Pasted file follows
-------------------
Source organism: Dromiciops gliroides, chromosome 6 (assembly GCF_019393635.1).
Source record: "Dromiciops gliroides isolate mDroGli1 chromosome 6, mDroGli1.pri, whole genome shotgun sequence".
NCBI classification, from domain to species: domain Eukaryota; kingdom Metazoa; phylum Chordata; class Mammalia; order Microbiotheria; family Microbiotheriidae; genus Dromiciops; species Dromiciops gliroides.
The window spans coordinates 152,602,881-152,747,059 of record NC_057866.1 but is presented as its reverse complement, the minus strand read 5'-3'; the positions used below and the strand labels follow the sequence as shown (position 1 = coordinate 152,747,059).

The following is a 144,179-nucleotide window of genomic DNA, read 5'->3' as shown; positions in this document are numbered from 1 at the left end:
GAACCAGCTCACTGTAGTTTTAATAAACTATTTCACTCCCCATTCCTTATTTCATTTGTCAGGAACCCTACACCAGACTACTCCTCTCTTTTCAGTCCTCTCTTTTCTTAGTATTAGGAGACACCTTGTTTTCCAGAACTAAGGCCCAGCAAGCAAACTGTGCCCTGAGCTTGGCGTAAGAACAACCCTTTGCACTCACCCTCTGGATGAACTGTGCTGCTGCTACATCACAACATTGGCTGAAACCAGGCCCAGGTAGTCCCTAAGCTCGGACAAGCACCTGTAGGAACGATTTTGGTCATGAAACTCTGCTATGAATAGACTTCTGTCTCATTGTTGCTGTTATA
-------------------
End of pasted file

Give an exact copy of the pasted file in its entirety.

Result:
Source organism: Dromiciops gliroides, chromosome 6 (assembly GCF_019393635.1).
Source record: "Dromiciops gliroides isolate mDroGli1 chromosome 6, mDroGli1.pri, whole genome shotgun sequence".
NCBI classification, from domain to species: domain Eukaryota; kingdom Metazoa; phylum Chordata; class Mammalia; order Microbiotheria; family Microbiotheriidae; genus Dromiciops; species Dromiciops gliroides.
The window spans coordinates 152,602,881-152,747,059 of record NC_057866.1 but is presented as its reverse complement, the minus strand read 5'-3'; the positions used below and the strand labels follow the sequence as shown (position 1 = coordinate 152,747,059).

The following is a 144,179-nucleotide window of genomic DNA, read 5'->3' as shown; positions in this document are numbered from 1 at the left end:
GAACCAGCTCACTGTAGTTTTAATAAACTATTTCACTCCCCATTCCTTATTTCATTTGTCAGGAACCCTACACCAGACTACTCCTCTCTTTTCAGTCCTCTCTTTTCTTAGTATTAGGAGACACCTTGTTTTCCAGAACTAAGGCCCAGCAAGCAAACTGTGCCCTGAGCTTGGCGTAAGAACAACCCTTTGCACTCACCCTCTGGATGAACTGTGCTGCTGCTACATCACAACATTGGCTGAAACCAGGCCCAGGTAGTCCCTAAGCTCGGACAAGCACCTGTAGGAACGATTTTGGTCATGAAACTCTGCTATGAATAGACTTCTGTCTCATTGTTGCTGTTATA